When you catch a cold or the flu or some other minor illness, you may sneeze and cough until your illness subsides. It's not uncommon to cough if you have allergies, as well. There are certain conditions, however, that are far more serious and necessitate specialized medical care. In fact, some illnesses and infections are so serious, there is no way to cure them. This is often the case for Ohio residents who suffer asbestos-related injuries.
If you're exposed to asbestos, microscopic fibers can lodge in your lungs when you inhale or ingest particles so small, you can't see them with a naked eye. You may not learn you've contracted a terminal illness until much later, when symptoms arise. A nagging cough is often a sign that something isn't right in your body. The more you learn about such symptoms, as well as where to seek support if you fall ill, the better you can cope with a poor health condition.
Why do people cough?
There are many issues that can prompt you to cough. The following list shows the numerous purposes coughing has regarding your body's defense mechanisms:
- You can dislodge a stuck piece of food or other foreign matter from your throat by coughing.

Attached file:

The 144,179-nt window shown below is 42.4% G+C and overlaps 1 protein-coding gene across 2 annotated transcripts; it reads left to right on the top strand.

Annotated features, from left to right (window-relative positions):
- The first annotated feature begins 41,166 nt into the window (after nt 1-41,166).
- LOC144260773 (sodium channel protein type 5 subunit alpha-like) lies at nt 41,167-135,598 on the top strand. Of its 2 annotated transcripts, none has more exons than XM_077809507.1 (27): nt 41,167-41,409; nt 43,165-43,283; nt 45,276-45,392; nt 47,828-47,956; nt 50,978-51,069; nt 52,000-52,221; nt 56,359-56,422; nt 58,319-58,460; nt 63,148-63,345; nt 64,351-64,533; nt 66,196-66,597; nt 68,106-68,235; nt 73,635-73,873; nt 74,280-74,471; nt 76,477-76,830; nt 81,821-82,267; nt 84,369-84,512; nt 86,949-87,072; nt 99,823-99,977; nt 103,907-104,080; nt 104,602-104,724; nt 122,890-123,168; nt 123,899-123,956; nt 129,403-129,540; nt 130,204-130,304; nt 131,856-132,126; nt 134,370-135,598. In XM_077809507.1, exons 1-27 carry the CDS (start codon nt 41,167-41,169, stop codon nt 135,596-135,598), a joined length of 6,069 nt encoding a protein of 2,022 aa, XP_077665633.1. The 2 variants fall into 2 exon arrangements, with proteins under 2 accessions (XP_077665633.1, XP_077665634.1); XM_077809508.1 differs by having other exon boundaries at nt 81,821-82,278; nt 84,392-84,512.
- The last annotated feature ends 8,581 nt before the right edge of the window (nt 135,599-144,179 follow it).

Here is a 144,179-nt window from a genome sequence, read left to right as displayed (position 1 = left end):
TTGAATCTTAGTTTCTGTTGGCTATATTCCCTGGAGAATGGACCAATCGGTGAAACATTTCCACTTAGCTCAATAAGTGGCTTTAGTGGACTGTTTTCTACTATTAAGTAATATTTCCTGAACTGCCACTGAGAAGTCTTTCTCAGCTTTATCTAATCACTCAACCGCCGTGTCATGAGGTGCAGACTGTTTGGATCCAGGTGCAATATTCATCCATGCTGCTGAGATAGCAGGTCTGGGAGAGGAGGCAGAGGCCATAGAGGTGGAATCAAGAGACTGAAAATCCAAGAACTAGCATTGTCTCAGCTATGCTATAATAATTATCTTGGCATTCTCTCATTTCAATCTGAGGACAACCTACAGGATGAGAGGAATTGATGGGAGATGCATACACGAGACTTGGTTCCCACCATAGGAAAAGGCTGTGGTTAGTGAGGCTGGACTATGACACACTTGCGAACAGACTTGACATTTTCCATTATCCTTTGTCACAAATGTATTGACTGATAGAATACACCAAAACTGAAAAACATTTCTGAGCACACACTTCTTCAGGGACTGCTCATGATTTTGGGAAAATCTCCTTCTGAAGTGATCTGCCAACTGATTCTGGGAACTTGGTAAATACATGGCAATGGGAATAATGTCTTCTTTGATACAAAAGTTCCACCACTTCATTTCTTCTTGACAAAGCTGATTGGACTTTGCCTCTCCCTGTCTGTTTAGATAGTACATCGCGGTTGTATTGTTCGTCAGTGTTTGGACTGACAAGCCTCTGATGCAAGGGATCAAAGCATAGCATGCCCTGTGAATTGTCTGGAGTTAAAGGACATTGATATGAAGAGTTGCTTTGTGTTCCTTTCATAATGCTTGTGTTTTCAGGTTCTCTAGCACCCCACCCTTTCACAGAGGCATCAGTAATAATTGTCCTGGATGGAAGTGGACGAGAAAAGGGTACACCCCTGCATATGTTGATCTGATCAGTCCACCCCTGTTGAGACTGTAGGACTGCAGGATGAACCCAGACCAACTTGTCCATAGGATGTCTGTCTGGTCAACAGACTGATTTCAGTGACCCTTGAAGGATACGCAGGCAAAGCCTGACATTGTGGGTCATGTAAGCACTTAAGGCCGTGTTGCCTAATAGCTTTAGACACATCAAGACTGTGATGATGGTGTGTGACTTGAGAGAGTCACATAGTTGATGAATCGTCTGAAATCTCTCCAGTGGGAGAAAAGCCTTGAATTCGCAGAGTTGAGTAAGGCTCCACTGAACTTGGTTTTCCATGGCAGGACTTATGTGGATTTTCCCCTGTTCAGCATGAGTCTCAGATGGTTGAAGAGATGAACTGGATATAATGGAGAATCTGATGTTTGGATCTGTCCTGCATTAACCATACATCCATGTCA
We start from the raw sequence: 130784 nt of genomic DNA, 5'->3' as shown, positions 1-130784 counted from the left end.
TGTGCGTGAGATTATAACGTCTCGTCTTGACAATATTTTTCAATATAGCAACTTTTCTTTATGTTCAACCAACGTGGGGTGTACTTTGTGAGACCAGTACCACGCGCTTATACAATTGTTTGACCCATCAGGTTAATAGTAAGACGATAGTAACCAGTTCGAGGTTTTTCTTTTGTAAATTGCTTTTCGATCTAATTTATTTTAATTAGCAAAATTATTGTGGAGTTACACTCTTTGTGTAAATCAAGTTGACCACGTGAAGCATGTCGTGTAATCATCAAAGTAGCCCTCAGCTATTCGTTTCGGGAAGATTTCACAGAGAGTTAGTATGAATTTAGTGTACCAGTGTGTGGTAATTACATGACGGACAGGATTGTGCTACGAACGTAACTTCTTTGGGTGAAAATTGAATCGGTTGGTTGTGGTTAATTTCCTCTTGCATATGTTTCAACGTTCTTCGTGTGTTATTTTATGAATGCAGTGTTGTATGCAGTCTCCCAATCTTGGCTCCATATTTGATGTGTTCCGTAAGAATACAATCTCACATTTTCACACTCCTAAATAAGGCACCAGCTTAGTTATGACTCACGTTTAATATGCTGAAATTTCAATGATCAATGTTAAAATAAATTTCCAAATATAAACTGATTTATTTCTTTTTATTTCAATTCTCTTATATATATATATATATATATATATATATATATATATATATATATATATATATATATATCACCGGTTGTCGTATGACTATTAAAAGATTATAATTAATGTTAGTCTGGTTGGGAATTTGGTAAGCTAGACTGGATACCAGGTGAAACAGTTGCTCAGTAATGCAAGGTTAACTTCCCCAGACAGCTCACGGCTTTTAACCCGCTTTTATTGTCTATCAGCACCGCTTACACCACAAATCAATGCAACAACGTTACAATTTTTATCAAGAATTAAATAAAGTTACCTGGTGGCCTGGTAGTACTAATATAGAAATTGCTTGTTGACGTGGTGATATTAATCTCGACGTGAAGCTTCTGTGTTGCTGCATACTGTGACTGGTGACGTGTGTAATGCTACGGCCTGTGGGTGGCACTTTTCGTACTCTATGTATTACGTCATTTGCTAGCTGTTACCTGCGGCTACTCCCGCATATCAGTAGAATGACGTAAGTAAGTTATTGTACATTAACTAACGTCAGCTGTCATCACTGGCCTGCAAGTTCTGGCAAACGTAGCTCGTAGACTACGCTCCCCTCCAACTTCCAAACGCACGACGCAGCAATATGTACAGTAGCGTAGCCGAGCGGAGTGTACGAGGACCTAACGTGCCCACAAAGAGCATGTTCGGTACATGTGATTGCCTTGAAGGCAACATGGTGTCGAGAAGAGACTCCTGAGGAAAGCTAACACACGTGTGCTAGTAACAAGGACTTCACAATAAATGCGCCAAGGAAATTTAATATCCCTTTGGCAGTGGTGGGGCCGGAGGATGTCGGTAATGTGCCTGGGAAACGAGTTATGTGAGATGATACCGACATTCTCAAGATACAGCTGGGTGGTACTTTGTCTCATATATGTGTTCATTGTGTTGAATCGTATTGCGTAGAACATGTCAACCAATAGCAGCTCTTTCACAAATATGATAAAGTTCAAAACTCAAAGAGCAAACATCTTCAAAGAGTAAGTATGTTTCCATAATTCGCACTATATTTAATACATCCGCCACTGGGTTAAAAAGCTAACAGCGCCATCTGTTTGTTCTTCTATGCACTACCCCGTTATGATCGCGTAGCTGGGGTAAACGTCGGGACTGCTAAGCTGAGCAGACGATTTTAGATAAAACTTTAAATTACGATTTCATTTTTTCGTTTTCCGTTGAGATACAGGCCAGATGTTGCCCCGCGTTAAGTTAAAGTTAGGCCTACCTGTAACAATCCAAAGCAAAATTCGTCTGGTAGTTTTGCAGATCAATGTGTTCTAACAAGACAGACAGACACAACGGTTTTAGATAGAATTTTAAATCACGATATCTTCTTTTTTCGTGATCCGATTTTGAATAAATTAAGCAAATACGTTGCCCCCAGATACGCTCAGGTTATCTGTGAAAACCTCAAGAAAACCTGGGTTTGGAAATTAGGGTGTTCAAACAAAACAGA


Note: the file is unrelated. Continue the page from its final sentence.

- Your body may try to expel mucus, microbes or other microscopic particles from your respiratory tract by coughing.
- If there's a tumor, infection or chemicals in your body, your respiratory system may get irritated or inflamed, thus prompting you to cough.
You can make yourself cough on purpose, or you may find you have little to no control over a coughing fit. For minor conditions, such as colds or a mild case of flu, you can use any number of remedies to help alleviate symptoms and restore good health.
The physiology of a cough
Do you know what is actually happening in your body when you cough? The following information provides a basic explanation:
- Your diaphragm contracts.
- Your lungs compress.
- This forces air through your windpipe.
- It then expels through your mouth.
All these things occur simultaneously, so your body does what it's supposed to do without much thought or effort. There are some illnesses and infections that won't go away. Asbestos exposure is a main factor in many such conditions. If you think it's even remotely possible that you had exposure to asbestos and you have a cough that won't go away, you'll want to seek a medical examination right away and be sure to tell the doctor that you may have been exposed to asbestos.
If your doctor diagnoses an asbestos-related illness
A nagging cough is often symptomatic of mesothelioma or asbestosis, terminal illnesses for which there is no cure. As time passes, your symptoms will likely worsen, and you may have to depend on others for care. You may struggle emotionally as you come to terms with your diagnosis, and you may also want to reach out for legal support, if you believe you suffered injury in the workplace and your employer failed in his or her obligation to keep you safe.